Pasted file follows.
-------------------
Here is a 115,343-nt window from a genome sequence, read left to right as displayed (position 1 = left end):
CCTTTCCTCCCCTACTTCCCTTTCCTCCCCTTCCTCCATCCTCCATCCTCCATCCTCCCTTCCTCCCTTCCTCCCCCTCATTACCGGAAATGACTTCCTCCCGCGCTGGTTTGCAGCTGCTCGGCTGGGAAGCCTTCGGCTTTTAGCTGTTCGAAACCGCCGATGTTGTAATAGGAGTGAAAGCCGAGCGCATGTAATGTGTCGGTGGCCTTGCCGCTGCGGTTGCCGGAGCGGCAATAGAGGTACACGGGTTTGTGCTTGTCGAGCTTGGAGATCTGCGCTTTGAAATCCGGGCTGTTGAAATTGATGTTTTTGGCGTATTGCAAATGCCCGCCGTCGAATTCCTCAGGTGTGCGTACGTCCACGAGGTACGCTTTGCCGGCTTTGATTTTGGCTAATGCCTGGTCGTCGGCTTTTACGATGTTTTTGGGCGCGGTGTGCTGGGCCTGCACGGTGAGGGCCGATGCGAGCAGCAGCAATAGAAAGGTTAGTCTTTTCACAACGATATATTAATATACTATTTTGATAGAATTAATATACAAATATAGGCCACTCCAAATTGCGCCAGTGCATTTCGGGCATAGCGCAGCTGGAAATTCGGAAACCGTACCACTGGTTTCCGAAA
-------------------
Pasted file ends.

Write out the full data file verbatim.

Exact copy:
Here is a 115,343-nt window from a genome sequence, read left to right as displayed (position 1 = left end):
CCTTTCCTCCCCTACTTCCCTTTCCTCCCCTTCCTCCATCCTCCATCCTCCATCCTCCCTTCCTCCCTTCCTCCCCCTCATTACCGGAAATGACTTCCTCCCGCGCTGGTTTGCAGCTGCTCGGCTGGGAAGCCTTCGGCTTTTAGCTGTTCGAAACCGCCGATGTTGTAATAGGAGTGAAAGCCGAGCGCATGTAATGTGTCGGTGGCCTTGCCGCTGCGGTTGCCGGAGCGGCAATAGAGGTACACGGGTTTGTGCTTGTCGAGCTTGGAGATCTGCGCTTTGAAATCCGGGCTGTTGAAATTGATGTTTTTGGCGTATTGCAAATGCCCGCCGTCGAATTCCTCAGGTGTGCGTACGTCCACGAGGTACGCTTTGCCGGCTTTGATTTTGGCTAATGCCTGGTCGTCGGCTTTTACGATGTTTTTGGGCGCGGTGTGCTGGGCCTGCACGGTGAGGGCCGATGCGAGCAGCAGCAATAGAAAGGTTAGTCTTTTCACAACGATATATTAATATACTATTTTGATAGAATTAATATACAAATATAGGCCACTCCAAATTGCGCCAGTGCATTTCGGGCATAGCGCAGCTGGAAATTCGGAAACCGTACCACTGGTTTCCGAAA